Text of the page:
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In School in Germany: The SWOT Analysis, Nostalgia and Football

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You don’t know how old you really are unless you look at your birthday card and see the hits from the 70s, the time you were born! 😉

Youtube has become the hub when it comes to finding some interesting videos for you to see. There are millions of music videos, episodes of TV series, amateurs performing experiments, and even tour guides that people can find and watch to their amusement. This also includes documentaries on historic events, and even sporting events of the past that we rarely see on TV unless you subscribe to Netflix, Uber, Hulu, or cable channels provided by networks charging people high monthly rates.

A couple weeks ago, as events in the United States with Donald Trump as President was beginning to unfold (which has to do with my silence from writing columns), I stumbled across full-length American football games dating back to the 1970s, featuring commercials, commentary by sportscasters and the like. It just so happened that I spent my Sunday evening, absent from watching real football games and Tatort on TV, watching a 1977 playoffs game between the Minnesota Vikings and the Los Angeles Rams, in what was dubbed the Mud Bowl. That game was televised in full length, which included the pre-game, the commercials and the play-by-play. The Vikings won 14-7 in what was one of the sloppiest game in the history of the National Football League and would advance to the NFC Championship game, losing to the Dallas Cowboys in the end. This Vikings’ victory was revenge for an earlier loss in the season.

Here’s the entire game in full length:

 

When watching this game, I came up with a grand idea that might be useful in any classroom setting. Both in America as well as in Europe, we have a sense of nostalgia, where pieces of our past are kept and cherished, while others that disappeared for a long time are recovered for rememberance purposes. Be it an antique cup, a historic building or place of interest, a lost recording of a film, old 70s style clothing or even music, we all have a sense of nostalgia, which we sometimes go back to look at what was then in comparison with what is today- right now. And this media-laden exercise takes us back to the past so we can talk about certain events, what we used to have and should have back at any cost, and what which ones were better off being a fad of the past and not of the future. 😉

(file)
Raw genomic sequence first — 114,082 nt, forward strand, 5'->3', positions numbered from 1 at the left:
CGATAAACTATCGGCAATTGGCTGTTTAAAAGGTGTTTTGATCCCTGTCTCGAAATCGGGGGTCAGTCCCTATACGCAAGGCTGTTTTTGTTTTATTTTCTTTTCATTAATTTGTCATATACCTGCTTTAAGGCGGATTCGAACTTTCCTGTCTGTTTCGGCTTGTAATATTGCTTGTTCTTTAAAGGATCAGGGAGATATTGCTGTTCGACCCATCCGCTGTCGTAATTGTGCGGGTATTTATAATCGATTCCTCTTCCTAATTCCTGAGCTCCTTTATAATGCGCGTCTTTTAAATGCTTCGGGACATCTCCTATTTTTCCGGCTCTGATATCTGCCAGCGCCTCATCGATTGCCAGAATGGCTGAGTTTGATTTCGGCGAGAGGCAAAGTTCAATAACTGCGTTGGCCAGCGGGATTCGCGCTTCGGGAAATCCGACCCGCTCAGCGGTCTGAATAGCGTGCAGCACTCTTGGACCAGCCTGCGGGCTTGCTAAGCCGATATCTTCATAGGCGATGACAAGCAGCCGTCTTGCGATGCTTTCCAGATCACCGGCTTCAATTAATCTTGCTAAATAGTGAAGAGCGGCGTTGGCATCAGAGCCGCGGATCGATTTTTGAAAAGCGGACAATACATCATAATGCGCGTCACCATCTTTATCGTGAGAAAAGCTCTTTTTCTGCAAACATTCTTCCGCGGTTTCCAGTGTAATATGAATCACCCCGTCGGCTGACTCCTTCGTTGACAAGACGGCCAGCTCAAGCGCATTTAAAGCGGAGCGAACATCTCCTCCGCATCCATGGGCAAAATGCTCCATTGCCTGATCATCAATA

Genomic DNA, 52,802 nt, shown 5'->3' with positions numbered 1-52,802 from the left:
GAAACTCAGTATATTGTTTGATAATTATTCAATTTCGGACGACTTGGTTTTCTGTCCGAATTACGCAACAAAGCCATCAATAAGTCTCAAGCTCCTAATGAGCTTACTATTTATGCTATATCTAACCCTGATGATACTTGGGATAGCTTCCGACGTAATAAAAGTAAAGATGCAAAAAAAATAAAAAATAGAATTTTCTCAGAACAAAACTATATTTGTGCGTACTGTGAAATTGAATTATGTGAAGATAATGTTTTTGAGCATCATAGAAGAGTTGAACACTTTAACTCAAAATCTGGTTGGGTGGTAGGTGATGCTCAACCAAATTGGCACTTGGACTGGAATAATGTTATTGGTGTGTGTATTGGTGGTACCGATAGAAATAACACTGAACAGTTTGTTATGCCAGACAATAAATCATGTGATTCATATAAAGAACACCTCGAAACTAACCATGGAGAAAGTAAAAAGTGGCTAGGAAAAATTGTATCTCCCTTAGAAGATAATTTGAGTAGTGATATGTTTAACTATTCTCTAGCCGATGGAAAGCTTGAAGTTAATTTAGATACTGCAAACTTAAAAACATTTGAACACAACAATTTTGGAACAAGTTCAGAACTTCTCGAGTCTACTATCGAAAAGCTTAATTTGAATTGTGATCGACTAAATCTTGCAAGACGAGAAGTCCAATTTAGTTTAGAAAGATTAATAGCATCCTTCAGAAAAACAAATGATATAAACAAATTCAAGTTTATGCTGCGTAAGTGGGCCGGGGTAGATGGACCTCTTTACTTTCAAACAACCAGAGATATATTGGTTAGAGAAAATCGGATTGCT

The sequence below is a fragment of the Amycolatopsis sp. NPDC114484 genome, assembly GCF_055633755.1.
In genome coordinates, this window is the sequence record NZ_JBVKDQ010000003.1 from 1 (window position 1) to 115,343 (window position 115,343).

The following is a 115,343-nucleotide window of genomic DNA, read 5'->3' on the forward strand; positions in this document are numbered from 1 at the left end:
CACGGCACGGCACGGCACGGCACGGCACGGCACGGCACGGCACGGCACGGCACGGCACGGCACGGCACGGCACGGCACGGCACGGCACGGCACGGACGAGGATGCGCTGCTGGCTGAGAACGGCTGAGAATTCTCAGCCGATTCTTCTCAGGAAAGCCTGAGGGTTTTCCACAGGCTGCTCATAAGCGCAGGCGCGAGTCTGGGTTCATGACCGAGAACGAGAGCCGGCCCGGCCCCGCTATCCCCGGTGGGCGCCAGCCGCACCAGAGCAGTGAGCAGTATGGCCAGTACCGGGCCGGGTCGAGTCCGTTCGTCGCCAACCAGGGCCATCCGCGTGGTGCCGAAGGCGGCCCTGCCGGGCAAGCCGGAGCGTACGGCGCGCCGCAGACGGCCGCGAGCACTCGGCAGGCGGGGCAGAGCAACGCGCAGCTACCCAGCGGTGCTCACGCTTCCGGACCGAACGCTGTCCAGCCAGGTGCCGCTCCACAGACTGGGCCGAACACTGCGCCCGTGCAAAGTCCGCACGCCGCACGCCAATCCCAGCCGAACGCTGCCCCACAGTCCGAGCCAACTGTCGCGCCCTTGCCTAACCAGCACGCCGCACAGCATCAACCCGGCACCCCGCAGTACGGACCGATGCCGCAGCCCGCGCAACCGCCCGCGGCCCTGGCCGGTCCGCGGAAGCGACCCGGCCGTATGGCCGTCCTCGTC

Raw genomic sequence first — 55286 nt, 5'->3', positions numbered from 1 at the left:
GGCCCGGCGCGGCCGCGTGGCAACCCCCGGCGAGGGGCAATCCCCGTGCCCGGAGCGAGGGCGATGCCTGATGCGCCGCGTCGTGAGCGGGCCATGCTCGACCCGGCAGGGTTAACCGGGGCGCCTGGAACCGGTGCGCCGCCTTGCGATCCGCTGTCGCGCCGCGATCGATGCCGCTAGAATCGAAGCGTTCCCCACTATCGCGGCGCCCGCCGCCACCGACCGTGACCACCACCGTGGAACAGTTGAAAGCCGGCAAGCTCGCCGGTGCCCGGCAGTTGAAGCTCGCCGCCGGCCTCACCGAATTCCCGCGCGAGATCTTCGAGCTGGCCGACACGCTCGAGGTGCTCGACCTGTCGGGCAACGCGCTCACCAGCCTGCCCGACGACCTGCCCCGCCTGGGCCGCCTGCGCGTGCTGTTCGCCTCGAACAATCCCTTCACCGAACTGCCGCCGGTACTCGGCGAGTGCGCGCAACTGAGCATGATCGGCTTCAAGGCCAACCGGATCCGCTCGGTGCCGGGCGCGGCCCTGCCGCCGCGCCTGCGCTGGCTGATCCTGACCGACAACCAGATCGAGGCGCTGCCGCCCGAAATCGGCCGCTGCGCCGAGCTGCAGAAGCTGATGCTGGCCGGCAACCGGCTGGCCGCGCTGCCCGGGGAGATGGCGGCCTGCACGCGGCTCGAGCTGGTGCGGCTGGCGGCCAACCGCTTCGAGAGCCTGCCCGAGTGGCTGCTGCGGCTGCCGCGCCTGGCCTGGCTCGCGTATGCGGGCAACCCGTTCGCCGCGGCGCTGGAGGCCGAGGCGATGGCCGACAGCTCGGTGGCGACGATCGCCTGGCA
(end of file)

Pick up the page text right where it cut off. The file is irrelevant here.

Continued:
SWOT:

Created by Alfred Humphrey in the 1960s, the SWOT Analysis is based on a strategy used by companies and institutions to determine their health and better plan for the future. The letters stand for Strength, Weakness, Opportunity and Threat, each one looking at the capabilities that a person and/or institution have so that they can see them as assets and not as liabilities. 

This activity has a sense of SWOT in there but shaped somewhat differently than what was developed by Humphrey because it focuses on the past-present comparison instead of the present-future scenario.  For S, we would have the assets of the past that were of great value and wish we should have kept; For W, we would have the aspects that were only good for the past and cannot be compatible for the present or future. For the O, we would have the question of whether some aspects of the past could still be instilled in the present or future. And lastly, for the T, we would have anything either from the past that could pose a threat to the future or from the future that would have altered the past had it happened. 

So, use this SWOT analysis and watch this game from start to finish, including the pre- and postgame shows AND ESPECIALLY the commercials. If you use it for a class, you can divide the segments up and give one to a group to analyse.

When watching the game, keep the following aspects in mind:

  1. What were the surroundings? Most football games were played outdoors in the 1970s, and having an indoor stadium (or dome) was considered a luxury compared to today’s games.